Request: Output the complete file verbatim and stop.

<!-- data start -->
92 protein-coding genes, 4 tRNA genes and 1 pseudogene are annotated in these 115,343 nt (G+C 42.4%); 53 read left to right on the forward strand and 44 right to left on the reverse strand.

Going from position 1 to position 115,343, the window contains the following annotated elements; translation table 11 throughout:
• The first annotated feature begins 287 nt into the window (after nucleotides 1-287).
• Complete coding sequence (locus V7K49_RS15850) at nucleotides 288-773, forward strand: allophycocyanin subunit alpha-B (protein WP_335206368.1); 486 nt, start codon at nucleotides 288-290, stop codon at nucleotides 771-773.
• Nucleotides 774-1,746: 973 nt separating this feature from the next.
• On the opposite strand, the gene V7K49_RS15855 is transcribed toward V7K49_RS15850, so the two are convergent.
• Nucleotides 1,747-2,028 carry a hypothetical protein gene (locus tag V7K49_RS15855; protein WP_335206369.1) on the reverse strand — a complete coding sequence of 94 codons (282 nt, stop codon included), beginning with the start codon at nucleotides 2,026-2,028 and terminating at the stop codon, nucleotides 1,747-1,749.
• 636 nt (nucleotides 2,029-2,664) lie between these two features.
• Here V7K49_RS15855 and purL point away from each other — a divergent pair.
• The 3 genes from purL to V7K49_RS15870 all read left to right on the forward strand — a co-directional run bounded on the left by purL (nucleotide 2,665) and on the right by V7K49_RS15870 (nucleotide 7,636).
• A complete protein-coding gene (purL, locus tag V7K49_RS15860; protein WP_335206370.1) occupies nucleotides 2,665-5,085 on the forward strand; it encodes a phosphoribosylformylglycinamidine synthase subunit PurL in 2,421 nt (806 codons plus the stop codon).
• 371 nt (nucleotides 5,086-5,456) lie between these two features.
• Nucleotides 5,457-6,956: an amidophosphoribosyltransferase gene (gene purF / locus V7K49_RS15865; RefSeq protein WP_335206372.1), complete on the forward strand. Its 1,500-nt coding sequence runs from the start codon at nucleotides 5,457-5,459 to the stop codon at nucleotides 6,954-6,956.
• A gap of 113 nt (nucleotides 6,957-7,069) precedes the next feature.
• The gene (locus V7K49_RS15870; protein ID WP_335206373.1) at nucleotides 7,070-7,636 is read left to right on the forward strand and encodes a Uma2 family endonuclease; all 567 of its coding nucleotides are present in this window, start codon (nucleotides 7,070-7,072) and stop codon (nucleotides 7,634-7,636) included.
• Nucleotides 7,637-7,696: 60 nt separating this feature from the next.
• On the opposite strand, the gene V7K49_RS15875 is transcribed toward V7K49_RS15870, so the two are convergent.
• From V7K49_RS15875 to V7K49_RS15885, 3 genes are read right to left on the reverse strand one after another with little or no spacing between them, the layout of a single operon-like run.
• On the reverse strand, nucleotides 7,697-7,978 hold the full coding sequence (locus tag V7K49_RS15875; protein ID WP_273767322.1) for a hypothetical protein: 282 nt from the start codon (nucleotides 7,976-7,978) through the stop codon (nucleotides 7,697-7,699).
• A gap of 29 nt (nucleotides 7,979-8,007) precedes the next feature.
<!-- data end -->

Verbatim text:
92 protein-coding genes, 4 tRNA genes and 1 pseudogene are annotated in these 115,343 nt (G+C 42.4%); 53 read left to right on the forward strand and 44 right to left on the reverse strand.

Going from position 1 to position 115,343, the window contains the following annotated elements; translation table 11 throughout:
• The first annotated feature begins 287 nt into the window (after nucleotides 1-287).
• Complete coding sequence (locus V7K49_RS15850) at nucleotides 288-773, forward strand: allophycocyanin subunit alpha-B (protein WP_335206368.1); 486 nt, start codon at nucleotides 288-290, stop codon at nucleotides 771-773.
• Nucleotides 774-1,746: 973 nt separating this feature from the next.
• On the opposite strand, the gene V7K49_RS15855 is transcribed toward V7K49_RS15850, so the two are convergent.
• Nucleotides 1,747-2,028 carry a hypothetical protein gene (locus tag V7K49_RS15855; protein WP_335206369.1) on the reverse strand — a complete coding sequence of 94 codons (282 nt, stop codon included), beginning with the start codon at nucleotides 2,026-2,028 and terminating at the stop codon, nucleotides 1,747-1,749.
• 636 nt (nucleotides 2,029-2,664) lie between these two features.
• Here V7K49_RS15855 and purL point away from each other — a divergent pair.
• The 3 genes from purL to V7K49_RS15870 all read left to right on the forward strand — a co-directional run bounded on the left by purL (nucleotide 2,665) and on the right by V7K49_RS15870 (nucleotide 7,636).
• A complete protein-coding gene (purL, locus tag V7K49_RS15860; protein WP_335206370.1) occupies nucleotides 2,665-5,085 on the forward strand; it encodes a phosphoribosylformylglycinamidine synthase subunit PurL in 2,421 nt (806 codons plus the stop codon).
• 371 nt (nucleotides 5,086-5,456) lie between these two features.
• Nucleotides 5,457-6,956: an amidophosphoribosyltransferase gene (gene purF / locus V7K49_RS15865; RefSeq protein WP_335206372.1), complete on the forward strand. Its 1,500-nt coding sequence runs from the start codon at nucleotides 5,457-5,459 to the stop codon at nucleotides 6,954-6,956.
• A gap of 113 nt (nucleotides 6,957-7,069) precedes the next feature.
• The gene (locus V7K49_RS15870; protein ID WP_335206373.1) at nucleotides 7,070-7,636 is read left to right on the forward strand and encodes a Uma2 family endonuclease; all 567 of its coding nucleotides are present in this window, start codon (nucleotides 7,070-7,072) and stop codon (nucleotides 7,634-7,636) included.
• Nucleotides 7,637-7,696: 60 nt separating this feature from the next.
• On the opposite strand, the gene V7K49_RS15875 is transcribed toward V7K49_RS15870, so the two are convergent.
• From V7K49_RS15875 to V7K49_RS15885, 3 genes are read right to left on the reverse strand one after another with little or no spacing between them, the layout of a single operon-like run.
• On the reverse strand, nucleotides 7,697-7,978 hold the full coding sequence (locus tag V7K49_RS15875; protein ID WP_273767322.1) for a hypothetical protein: 282 nt from the start codon (nucleotides 7,976-7,978) through the stop codon (nucleotides 7,697-7,699).
• A gap of 29 nt (nucleotides 7,979-8,007) precedes the next feature.